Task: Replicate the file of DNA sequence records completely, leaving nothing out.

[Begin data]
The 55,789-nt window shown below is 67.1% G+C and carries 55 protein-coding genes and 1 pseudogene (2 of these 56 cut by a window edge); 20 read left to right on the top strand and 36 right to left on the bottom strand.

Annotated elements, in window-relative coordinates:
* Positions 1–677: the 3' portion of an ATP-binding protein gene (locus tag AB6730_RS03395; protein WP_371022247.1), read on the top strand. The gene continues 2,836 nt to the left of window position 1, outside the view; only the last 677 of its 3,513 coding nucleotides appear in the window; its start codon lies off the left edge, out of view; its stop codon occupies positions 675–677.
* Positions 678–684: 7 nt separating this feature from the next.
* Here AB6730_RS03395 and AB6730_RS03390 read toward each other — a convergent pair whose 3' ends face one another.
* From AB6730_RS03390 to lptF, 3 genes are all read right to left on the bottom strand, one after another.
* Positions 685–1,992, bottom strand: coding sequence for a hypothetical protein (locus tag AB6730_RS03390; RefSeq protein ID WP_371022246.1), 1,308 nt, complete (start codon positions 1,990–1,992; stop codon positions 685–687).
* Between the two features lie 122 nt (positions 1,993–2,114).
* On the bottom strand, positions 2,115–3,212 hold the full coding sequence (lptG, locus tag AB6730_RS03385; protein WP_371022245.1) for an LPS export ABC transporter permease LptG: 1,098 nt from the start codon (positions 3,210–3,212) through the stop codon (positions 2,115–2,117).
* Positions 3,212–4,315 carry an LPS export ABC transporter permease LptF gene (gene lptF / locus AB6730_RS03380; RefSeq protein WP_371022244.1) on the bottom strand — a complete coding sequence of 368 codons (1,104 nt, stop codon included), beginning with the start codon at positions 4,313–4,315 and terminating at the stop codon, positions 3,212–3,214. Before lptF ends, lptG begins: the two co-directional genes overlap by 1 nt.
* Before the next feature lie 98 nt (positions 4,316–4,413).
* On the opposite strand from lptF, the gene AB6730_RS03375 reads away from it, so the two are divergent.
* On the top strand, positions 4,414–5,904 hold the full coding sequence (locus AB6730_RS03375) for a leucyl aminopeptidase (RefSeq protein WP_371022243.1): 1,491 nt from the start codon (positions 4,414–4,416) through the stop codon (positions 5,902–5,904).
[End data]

The 55,789-nt window shown below is 67.1% G+C and carries 55 protein-coding genes and 1 pseudogene (2 of these 56 cut by a window edge); 20 read left to right on the top strand and 36 right to left on the bottom strand.

Annotated elements, in window-relative coordinates:
* Positions 1–677: the 3' portion of an ATP-binding protein gene (locus tag AB6730_RS03395; protein WP_371022247.1), read on the top strand. The gene continues 2,836 nt to the left of window position 1, outside the view; only the last 677 of its 3,513 coding nucleotides appear in the window; its start codon lies off the left edge, out of view; its stop codon occupies positions 675–677.
* Positions 678–684: 7 nt separating this feature from the next.
* Here AB6730_RS03395 and AB6730_RS03390 read toward each other — a convergent pair whose 3' ends face one another.
* From AB6730_RS03390 to lptF, 3 genes are all read right to left on the bottom strand, one after another.
* Positions 685–1,992, bottom strand: coding sequence for a hypothetical protein (locus tag AB6730_RS03390; RefSeq protein ID WP_371022246.1), 1,308 nt, complete (start codon positions 1,990–1,992; stop codon positions 685–687).
* Between the two features lie 122 nt (positions 1,993–2,114).
* On the bottom strand, positions 2,115–3,212 hold the full coding sequence (lptG, locus tag AB6730_RS03385; protein WP_371022245.1) for an LPS export ABC transporter permease LptG: 1,098 nt from the start codon (positions 3,210–3,212) through the stop codon (positions 2,115–2,117).
* Positions 3,212–4,315 carry an LPS export ABC transporter permease LptF gene (gene lptF / locus AB6730_RS03380; RefSeq protein WP_371022244.1) on the bottom strand — a complete coding sequence of 368 codons (1,104 nt, stop codon included), beginning with the start codon at positions 4,313–4,315 and terminating at the stop codon, positions 3,212–3,214. Before lptF ends, lptG begins: the two co-directional genes overlap by 1 nt.
* Before the next feature lie 98 nt (positions 4,316–4,413).
* On the opposite strand from lptF, the gene AB6730_RS03375 reads away from it, so the two are divergent.
* On the top strand, positions 4,414–5,904 hold the full coding sequence (locus AB6730_RS03375) for a leucyl aminopeptidase (RefSeq protein WP_371022243.1): 1,491 nt from the start codon (positions 4,414–4,416) through the stop codon (positions 5,902–5,904).